LAINE v. WEDDELL et al.
Plaintiff and respondent Gus Laine, hereinafter referred to as plaintiff, filed this action for damages against defendant and appellant Bering Monroe (hereinafter referred to as defendant) and against his employers, defendants W. H. Weddell et al.
Defendant Monroe was driving a Lincoln coupe westerly from San Bernardino toward Los Angeles approximately 12 miles east of Ontario along Valley Boulevard on the north shoulder thereof. That boulevard runs east and west and is a through highway as defined by sections 82.5 and 471 of the Vehicle Code. The paved portion thereof is divided into three traffic lanes, each 10 feet in width. There is a macadam shoulder approximately 6 to 9 feet wide on each outer edge of the pavement. Laine was driving his Chevrolet in the same direction but several hundred feet ahead of the Monroe car. Plaintiff, according to his testimony, was traveling at about 25 or 30 miles per hour in the first lane of traffic as he approached the intersection of Valley Boulevard and Calabash Avenue. When he was about 200 yards from the intersection he saw two boys standing on the south side of the highway. He reduced his speed to approximately 10 miles per hour and the boys crossed the boulevard in front of him. While traveling at about 10 miles per hour he entered the intersection above mentioned and he then noticed a lady walking westerly on the north shoulder of the boulevard crossing Calabash Avenue about 6 feet north of the pavement. After he passed the lady he stopped or was stopping to see if she wanted a ride. His car was straddling the white line between the shoulder and the north lane of the highway. About that time defendant's car struck his Chevrolet from the rear.
Defendant, according to his evidence, first noticed plaintiff when he (Monroe) was about 250 feet east of the intersection and about 150 feet behind Laine's car. Laine's car was then traveling with its left wheels on the white line dividing the north and center lanes. At that point Monroe was traveling between 35 and 38 miles per hour and Laine was going about 18 miles per hour. Monroe started to ‘angle out’ towards the center lane to pass the Laine car. When he was about 50 feet from Laine's car plaintiff Laine, without giving any signal or warning, came to an abrupt stop. Defendant immediately applied his brakes and attempted to swerve his car still farther to his left but was unable to avoid a collision. The right front portion of his car struck the left rear portion of plaintiff's car when plaintiff's car was in the intersection. The impact broke the brake-line on defendant's car and it continued on for a distance of about 100 feet. Monroe sustained personal injuries which incapacitated him for a considerable period of time and his automobile was damaged.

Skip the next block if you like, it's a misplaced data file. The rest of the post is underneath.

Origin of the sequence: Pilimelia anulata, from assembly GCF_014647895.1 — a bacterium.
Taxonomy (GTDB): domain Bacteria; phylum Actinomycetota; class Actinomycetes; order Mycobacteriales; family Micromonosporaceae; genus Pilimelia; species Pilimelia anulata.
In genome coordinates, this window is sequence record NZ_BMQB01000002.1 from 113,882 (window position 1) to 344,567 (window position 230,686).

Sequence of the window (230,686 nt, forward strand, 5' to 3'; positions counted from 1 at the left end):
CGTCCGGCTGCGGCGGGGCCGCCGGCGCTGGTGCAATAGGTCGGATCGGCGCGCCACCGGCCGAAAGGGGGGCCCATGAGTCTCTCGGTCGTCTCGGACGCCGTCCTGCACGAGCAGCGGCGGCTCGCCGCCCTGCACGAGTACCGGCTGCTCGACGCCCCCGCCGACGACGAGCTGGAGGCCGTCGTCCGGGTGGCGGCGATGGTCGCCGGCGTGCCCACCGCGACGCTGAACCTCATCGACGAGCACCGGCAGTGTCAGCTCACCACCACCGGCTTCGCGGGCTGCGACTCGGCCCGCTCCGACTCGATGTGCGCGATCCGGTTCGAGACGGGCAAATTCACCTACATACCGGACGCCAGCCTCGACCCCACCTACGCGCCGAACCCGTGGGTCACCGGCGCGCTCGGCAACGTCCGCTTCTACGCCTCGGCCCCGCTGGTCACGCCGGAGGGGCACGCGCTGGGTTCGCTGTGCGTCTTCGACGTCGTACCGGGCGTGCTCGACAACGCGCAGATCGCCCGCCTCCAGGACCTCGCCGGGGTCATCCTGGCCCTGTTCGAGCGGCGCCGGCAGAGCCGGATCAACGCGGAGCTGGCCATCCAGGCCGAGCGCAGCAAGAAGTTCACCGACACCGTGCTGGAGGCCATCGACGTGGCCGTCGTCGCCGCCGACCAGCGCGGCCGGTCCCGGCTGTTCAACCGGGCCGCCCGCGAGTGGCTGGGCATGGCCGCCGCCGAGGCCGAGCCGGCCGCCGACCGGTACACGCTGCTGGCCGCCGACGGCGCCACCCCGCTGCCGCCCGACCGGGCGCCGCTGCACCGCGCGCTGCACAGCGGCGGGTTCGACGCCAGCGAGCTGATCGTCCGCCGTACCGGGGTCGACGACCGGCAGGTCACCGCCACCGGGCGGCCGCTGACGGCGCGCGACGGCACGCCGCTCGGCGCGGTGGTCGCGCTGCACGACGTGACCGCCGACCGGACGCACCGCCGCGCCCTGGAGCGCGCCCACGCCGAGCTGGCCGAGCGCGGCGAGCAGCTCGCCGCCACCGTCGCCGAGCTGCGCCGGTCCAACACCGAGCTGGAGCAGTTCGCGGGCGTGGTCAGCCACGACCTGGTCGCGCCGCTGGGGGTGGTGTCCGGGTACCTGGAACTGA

On the day in question visibility was good. However, there had been intermittent drizzling rains and the highway was slippery. After trial, without a jury, the court specifically found, in findings apparently prepared by the attorney for defendant and cross-complainant, that on the day in question ‘* * * the driver of an automobile approaching said Calabash Avenue from the east along said Valley Boulevard, during the last 100 feet of his approach to said intersection, did not have a clear and unobstructed view of the traffic on Calabash Avenue for a distance of 100 feet.’ In paragraph VI of the findings it specifically found that when in that intersection Laine ‘brought his automobile to an abrupt stop and gave no signal of any intention to stop’; that defendant Monroe attempted to pass Laine ‘and did not sound his horn or give any other warning of his intention to pass and, while so attempting to pass said Chevrolet coupe automobile the said Bering Monroe was driving at a speed in excess of 15 miles an hour’; that the manner in which Laine and Monroe drove their cars ‘as aforesaid, each proximately contributed to a collision’ between the two cars. From these specific findings above quoted the court concluded that defendant Monroe, in operating his car ‘in the manner set forth in said par. VI * * * was negligent’; that ‘said negligence proximately * * * contributed to said collision * * *.’
Judgment was entered that neither plaintiff nor cross-complainant should recover damages.
Defendant Monroe has appealed from that portion of the judgment disallowing him a recovery on his cross-complaint and argues that the evidence does not support the findings and that the findings do not support the judgment. In support thereof he cites Snearly v. Hiestand, 50 Cal.App. 393, 396, 195 P. 272, 273, which states the rule in reference to findings of ultimate facts as follows: